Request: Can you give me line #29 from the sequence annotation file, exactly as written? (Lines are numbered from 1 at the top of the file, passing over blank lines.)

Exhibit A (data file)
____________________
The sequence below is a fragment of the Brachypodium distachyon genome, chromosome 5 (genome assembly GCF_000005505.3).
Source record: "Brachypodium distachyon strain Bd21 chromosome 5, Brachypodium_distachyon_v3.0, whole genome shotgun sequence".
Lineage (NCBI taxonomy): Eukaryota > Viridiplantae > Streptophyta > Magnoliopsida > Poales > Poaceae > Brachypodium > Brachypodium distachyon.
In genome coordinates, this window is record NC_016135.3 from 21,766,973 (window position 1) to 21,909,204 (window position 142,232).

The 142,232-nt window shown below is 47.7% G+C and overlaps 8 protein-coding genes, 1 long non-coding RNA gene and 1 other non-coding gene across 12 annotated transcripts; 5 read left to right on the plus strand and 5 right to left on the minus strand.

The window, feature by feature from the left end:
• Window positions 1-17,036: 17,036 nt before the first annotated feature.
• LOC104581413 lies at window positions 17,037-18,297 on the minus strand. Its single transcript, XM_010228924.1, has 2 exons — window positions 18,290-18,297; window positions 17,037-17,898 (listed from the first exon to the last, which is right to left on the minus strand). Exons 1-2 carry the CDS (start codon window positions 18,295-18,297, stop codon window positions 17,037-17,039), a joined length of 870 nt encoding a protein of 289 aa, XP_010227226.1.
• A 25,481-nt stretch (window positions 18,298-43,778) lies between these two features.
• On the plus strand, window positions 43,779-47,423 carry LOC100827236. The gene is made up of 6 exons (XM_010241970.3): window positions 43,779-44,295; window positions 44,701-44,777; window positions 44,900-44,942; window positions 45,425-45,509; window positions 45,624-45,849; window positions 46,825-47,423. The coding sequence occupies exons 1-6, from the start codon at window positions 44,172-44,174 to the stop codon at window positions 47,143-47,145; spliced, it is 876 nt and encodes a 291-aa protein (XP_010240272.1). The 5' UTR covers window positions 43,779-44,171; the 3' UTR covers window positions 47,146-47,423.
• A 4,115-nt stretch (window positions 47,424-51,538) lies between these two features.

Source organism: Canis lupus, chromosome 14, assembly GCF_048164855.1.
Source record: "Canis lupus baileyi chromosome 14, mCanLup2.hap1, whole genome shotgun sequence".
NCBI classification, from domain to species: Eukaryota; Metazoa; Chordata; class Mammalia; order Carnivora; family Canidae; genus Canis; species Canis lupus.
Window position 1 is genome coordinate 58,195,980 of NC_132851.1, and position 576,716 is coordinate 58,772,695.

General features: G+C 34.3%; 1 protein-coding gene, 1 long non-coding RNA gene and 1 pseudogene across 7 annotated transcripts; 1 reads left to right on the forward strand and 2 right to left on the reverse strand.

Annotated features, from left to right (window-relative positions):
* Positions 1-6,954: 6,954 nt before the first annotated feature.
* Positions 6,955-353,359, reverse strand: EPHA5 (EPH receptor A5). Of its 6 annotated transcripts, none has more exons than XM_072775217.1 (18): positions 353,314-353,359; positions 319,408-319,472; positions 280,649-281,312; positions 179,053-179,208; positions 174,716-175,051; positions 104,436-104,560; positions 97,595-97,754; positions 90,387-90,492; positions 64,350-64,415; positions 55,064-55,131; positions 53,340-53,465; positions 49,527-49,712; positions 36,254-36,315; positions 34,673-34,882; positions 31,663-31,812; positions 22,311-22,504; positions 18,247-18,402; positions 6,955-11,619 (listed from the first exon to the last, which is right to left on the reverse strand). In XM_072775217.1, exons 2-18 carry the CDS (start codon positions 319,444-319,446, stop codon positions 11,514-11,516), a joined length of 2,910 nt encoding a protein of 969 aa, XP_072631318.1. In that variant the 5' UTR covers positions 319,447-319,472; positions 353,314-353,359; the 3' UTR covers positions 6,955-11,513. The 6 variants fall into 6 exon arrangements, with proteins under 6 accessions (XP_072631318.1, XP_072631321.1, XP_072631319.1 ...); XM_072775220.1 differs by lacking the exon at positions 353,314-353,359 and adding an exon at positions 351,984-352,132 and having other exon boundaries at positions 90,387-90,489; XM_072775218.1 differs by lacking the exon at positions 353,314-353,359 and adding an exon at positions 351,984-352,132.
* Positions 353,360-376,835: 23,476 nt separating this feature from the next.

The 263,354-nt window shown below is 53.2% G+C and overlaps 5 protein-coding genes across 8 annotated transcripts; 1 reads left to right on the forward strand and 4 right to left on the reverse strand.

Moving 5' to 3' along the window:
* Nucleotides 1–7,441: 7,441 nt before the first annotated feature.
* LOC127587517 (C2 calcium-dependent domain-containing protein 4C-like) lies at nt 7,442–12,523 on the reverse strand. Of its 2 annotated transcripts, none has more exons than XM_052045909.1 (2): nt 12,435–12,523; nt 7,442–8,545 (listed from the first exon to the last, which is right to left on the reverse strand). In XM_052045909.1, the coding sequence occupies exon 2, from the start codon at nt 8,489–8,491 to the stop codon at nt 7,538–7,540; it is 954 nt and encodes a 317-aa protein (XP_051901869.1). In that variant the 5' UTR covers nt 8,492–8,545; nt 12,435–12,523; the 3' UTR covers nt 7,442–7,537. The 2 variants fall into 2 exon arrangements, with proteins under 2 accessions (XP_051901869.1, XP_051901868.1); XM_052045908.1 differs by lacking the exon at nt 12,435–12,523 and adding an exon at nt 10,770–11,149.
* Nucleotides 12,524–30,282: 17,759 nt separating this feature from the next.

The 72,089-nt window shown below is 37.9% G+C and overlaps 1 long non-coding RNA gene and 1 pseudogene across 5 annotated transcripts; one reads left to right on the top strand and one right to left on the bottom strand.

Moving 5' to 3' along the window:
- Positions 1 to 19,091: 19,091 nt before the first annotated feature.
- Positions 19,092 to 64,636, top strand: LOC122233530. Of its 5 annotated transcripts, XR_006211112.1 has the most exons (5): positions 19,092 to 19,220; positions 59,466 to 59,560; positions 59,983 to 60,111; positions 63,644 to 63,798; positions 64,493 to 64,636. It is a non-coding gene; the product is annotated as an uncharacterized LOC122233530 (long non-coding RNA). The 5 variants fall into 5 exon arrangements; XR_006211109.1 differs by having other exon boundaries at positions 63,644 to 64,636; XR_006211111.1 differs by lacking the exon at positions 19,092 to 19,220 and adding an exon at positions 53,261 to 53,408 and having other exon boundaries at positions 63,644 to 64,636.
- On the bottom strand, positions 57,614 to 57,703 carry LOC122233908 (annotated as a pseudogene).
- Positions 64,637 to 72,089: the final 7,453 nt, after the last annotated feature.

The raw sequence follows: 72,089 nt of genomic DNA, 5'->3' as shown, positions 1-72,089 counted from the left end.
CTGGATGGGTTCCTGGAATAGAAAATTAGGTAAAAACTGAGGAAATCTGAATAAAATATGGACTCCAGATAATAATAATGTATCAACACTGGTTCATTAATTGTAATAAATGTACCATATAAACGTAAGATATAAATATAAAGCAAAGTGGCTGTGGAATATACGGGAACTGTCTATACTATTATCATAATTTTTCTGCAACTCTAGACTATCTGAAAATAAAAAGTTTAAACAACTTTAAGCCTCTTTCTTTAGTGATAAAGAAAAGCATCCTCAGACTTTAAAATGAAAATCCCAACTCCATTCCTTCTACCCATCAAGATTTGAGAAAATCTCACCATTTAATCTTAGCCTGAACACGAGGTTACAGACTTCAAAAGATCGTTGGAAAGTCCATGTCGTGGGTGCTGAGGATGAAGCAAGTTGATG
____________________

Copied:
- Positions 19,092 to 64,636, top strand: LOC122233530. Of its 5 annotated transcripts, XR_006211112.1 has the most exons (5): positions 19,092 to 19,220; positions 59,466 to 59,560; positions 59,983 to 60,111; positions 63,644 to 63,798; positions 64,493 to 64,636. It is a non-coding gene; the product is annotated as an uncharacterized LOC122233530 (long non-coding RNA). The 5 variants fall into 5 exon arrangements; XR_006211109.1 differs by having other exon boundaries at positions 63,644 to 64,636; XR_006211111.1 differs by lacking the exon at positions 19,092 to 19,220 and adding an exon at positions 53,261 to 53,408 and having other exon boundaries at positions 63,644 to 64,636.